By T.R. Witcher

Florida Avenue has always been something of a difficult case in the complex road network of Washington, D.C. According to a 1993 Historic American Buildings Survey report written by National Park Service historian Elizabeth Barthold, the current, diagonally oriented avenue was part of the original Washington boundary plans drawn up by Pierre L'Enfant and Andrew Ellicott in the late 18th century.

Originally, the young city’s northern boundary zigzagged from Rock Creek to today’s 15th Street NE with diagonal grand avenues extending outward from the city. However, “neither L'Enfant nor Ellicott indicated that an avenue was to follow the city boundary,” Barthold writes. On the other hand, L’Enfant did envision “special landscape features” whenever an avenue crossed or ended at the boundary to serve as a gateway into the core city.

But the original plans are vague about what the particular intersection that became known as Dave Thomas Circle would look like.

Eventually a road did develop along the city’s boundary — dubbed Boundary Street and eventually renamed Florida Avenue in the 1890s — and New York Avenue was one of the principal arterials that intersected Florida, bringing travelers into and out of the district.

Initially a dirt track, the boundary road was developed into a busy arterial over time. According to a 2019 technical report by the Urban Land Institute, New York Avenue at that point carried about 50,000 vehicles a day and Florida Avenue carried another 20,000.

The junction of these two diagonal avenues is further complicated by several adjacent streets, including Eckington Place NE and First Street NE as well as nearby O Street NE. It is, as the ULI report put it, “a virtually indecipherable tangle that (mis)manages traffic from the two major arterials.”

Where’s the beef?

At the center of this tangle was a triangular plot of land that — until a few months ago — was the home of a Wendy’s restaurant. The fast-food spot had been there since the 1980s, according to a Washington Post account. Far from a novel gateway into the nation’s capital, as had been part of the original Washington, plan, the Wendy’s became an auto-heavy eyesore that earned the intersection the dubious moniker Dave Thomas Circle, after the founder of the chain.

aerial of triangular intersection
The existing conditions of the intersection. The Wendy’s is visible in the triangle at center. (Imagery © 2021 Google)

As early as 2010, traffic engineers converted the streets around the Wendy’s triangle into one-way traffic in an attempt to mimic the flow of a traffic circle. But this did not prove to be an efficient or safe solution. A 2015 study of traffic safety found that the intersection of New York and Florida avenues saw 160 crashes between 2010 and 2012, 43 of them causing injuries. Almost 400 more crashes occurred within a few blocks of the intersection in the same time frame. Meanwhile, 85% of motorists drove faster than the 25-mph posted speed limit.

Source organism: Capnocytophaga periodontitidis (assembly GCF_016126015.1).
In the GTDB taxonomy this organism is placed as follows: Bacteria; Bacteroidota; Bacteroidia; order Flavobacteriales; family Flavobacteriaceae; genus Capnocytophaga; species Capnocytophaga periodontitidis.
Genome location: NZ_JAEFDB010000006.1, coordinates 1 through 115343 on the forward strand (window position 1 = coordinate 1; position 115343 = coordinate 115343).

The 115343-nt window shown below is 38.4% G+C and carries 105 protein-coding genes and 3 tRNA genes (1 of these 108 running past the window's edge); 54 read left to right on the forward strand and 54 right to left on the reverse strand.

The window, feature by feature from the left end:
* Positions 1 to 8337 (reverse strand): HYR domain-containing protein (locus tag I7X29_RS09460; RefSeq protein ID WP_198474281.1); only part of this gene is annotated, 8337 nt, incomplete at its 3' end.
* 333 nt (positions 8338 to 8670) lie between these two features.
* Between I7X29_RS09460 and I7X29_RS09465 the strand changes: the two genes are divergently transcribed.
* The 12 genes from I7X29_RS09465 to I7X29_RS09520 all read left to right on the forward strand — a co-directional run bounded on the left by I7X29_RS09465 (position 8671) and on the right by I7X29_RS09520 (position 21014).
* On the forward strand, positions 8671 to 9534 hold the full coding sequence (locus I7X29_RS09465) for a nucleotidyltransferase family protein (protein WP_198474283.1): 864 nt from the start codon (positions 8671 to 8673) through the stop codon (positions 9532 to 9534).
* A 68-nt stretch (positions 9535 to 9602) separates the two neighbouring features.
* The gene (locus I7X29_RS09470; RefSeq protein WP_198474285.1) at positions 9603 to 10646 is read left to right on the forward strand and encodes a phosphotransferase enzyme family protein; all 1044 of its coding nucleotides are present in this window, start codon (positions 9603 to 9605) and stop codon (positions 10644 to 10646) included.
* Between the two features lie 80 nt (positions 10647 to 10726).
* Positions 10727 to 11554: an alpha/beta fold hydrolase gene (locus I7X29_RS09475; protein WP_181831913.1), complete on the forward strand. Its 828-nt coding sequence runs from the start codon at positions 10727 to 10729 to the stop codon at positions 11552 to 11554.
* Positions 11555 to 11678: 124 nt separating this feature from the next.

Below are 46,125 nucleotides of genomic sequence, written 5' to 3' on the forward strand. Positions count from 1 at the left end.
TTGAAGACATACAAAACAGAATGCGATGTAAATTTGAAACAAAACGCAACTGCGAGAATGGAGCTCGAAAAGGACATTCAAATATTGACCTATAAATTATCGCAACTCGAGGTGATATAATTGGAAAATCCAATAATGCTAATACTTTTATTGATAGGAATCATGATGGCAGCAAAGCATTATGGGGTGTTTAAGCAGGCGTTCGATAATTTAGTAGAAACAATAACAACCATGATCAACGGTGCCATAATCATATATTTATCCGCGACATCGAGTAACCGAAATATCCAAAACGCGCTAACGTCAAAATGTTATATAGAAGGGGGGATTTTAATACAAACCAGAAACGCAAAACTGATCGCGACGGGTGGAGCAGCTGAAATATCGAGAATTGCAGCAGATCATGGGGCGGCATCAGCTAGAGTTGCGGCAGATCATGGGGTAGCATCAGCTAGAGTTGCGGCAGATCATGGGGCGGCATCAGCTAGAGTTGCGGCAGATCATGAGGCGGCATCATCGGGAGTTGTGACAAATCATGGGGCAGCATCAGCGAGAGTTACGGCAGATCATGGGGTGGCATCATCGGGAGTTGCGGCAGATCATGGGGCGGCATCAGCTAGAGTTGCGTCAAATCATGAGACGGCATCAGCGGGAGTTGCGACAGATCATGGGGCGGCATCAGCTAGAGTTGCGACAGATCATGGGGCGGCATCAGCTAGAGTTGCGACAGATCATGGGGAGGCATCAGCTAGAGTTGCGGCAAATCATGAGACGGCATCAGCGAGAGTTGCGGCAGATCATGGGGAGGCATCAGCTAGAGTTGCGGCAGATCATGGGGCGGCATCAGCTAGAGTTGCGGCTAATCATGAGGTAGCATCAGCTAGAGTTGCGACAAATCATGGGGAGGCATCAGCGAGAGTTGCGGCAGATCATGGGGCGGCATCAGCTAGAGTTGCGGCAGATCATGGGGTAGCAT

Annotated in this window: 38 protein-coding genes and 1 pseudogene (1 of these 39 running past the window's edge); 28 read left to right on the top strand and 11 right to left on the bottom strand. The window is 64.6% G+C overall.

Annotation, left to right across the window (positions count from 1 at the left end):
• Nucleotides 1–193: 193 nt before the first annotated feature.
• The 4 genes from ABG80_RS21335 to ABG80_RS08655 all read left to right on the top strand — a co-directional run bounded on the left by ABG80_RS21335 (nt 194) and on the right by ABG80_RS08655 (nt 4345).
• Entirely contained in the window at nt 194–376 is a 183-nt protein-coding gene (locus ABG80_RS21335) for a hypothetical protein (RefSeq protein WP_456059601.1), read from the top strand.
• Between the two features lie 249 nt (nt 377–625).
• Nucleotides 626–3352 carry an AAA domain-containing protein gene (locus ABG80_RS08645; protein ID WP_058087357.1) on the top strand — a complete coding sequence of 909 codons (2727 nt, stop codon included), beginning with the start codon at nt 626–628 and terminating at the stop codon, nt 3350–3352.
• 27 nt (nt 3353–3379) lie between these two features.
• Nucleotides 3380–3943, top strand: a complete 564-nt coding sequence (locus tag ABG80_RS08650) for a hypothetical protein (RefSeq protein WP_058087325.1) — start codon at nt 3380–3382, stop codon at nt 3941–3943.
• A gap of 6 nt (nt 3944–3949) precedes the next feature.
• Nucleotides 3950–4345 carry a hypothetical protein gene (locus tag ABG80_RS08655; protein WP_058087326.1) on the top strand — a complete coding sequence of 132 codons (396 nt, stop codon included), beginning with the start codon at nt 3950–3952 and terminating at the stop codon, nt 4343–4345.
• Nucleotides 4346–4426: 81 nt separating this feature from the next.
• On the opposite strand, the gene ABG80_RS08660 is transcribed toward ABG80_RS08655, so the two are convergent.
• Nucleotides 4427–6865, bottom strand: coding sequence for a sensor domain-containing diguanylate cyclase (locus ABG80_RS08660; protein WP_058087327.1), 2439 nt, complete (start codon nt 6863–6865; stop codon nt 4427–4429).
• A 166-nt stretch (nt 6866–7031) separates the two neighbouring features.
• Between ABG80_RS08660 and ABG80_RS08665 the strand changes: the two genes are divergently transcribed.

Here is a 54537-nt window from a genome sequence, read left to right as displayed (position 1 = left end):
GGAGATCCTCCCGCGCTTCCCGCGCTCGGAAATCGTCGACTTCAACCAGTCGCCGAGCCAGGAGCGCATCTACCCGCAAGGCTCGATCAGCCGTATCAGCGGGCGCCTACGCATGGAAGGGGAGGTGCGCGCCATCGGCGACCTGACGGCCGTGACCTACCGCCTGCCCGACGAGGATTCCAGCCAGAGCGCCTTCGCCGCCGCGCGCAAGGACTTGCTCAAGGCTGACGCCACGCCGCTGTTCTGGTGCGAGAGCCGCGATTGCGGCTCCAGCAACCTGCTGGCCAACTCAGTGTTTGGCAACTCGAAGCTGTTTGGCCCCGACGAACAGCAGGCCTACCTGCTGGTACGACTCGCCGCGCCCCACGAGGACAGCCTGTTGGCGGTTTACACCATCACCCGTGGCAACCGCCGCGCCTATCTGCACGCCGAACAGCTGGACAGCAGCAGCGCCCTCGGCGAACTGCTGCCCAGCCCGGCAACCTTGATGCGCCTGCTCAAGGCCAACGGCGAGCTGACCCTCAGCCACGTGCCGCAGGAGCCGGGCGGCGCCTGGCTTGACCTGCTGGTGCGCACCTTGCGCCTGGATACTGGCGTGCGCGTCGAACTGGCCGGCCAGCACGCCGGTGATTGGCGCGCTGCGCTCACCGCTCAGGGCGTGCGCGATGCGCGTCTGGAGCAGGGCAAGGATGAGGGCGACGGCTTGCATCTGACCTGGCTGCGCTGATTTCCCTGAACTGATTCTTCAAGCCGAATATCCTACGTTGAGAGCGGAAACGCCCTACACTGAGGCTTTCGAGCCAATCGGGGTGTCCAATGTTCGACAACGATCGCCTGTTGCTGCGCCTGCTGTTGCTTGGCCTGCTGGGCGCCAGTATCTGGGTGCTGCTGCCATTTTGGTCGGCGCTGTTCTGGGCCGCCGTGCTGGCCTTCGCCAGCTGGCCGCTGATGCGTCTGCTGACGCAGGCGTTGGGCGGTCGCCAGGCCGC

The intersection has ranked in the top 10 in the district in terms of total number of crashes. “Eighty percent are side swipes or rear ends consistent with driver confusion and lane changing,” says Everett Lott, the interim director of the District Department of Transportation.

The intersection is dangerous for bicyclists and pedestrians too. For one, there’s no bicycle lanes on Florida Avenue, pushing cyclists onto narrow or nonexistent sidewalks and into potential conflicts with pedestrians. Further, pedestrians and bicyclists using Florida Avenue or its sidewalks must cross several high-volume intersections. More than two dozen crashes involving bicyclists and/or pedestrians occurred during that same three-year period.

“This (intersection) has been on our radar for years, but we started the real design work about 18 months ago,” says Lott. After extensive planning and community involvement, DDOT released plans in November to begin a massive overhaul of the troubled corridor.

“The new design will realign and add two-way traffic to First Street NE and restore two-way traffic on Florida Ave NE. It will add protected bicycle lanes and cycle tracks, and it will add other improvements that will benefit the safety for all modes of travel along that corridor,” explains Lott.

The redesign

The Wendy’s, which DDOT acquired through eminent domain, closed in September and will be demolished next year. The reconfigured intersection will curve First Street NE to join Eckington Place NE at Florida Avenue. This will simultaneously reduce the footprint of the existing triangle-shaped “circle” (where the vacant Wendy’s sits) and increase the footprint of land immediately west of First Street.

Both spaces will be redeveloped into small, pedestrian-friendly public parks. In addition, a “slip” lane at O Street — just south of the avenues’ intersection and in front of the headquarters of the U.S. Bureau of Alcohol, Tobacco, Firearms and Explosives — will be removed. New turn lanes will be added on New York and Florida avenues, and a third piece of land, in front of the ATF building, will be turned over to park space as well.

The District Department of Transportation plans to reconfigure the junction of Florida and New York avenues, replacing a Wendy’s restaurant with a more pedestrian-friendly design that is less confusing to drivers. (Drawing courtesy of DDOT)

Other safety features include upgraded curbs, Americans with Disabilities Act-compliant curb ramps, and new traffic controls and signals. Street lamps will also be replaced and new trees planted. In total, the number of intersections around the circle will be reduced from five to three.

“We're excited about the future,” says Lott. “It's going to eliminate confusion. It's going to provide clear direction for all modes to be able to safely travel.”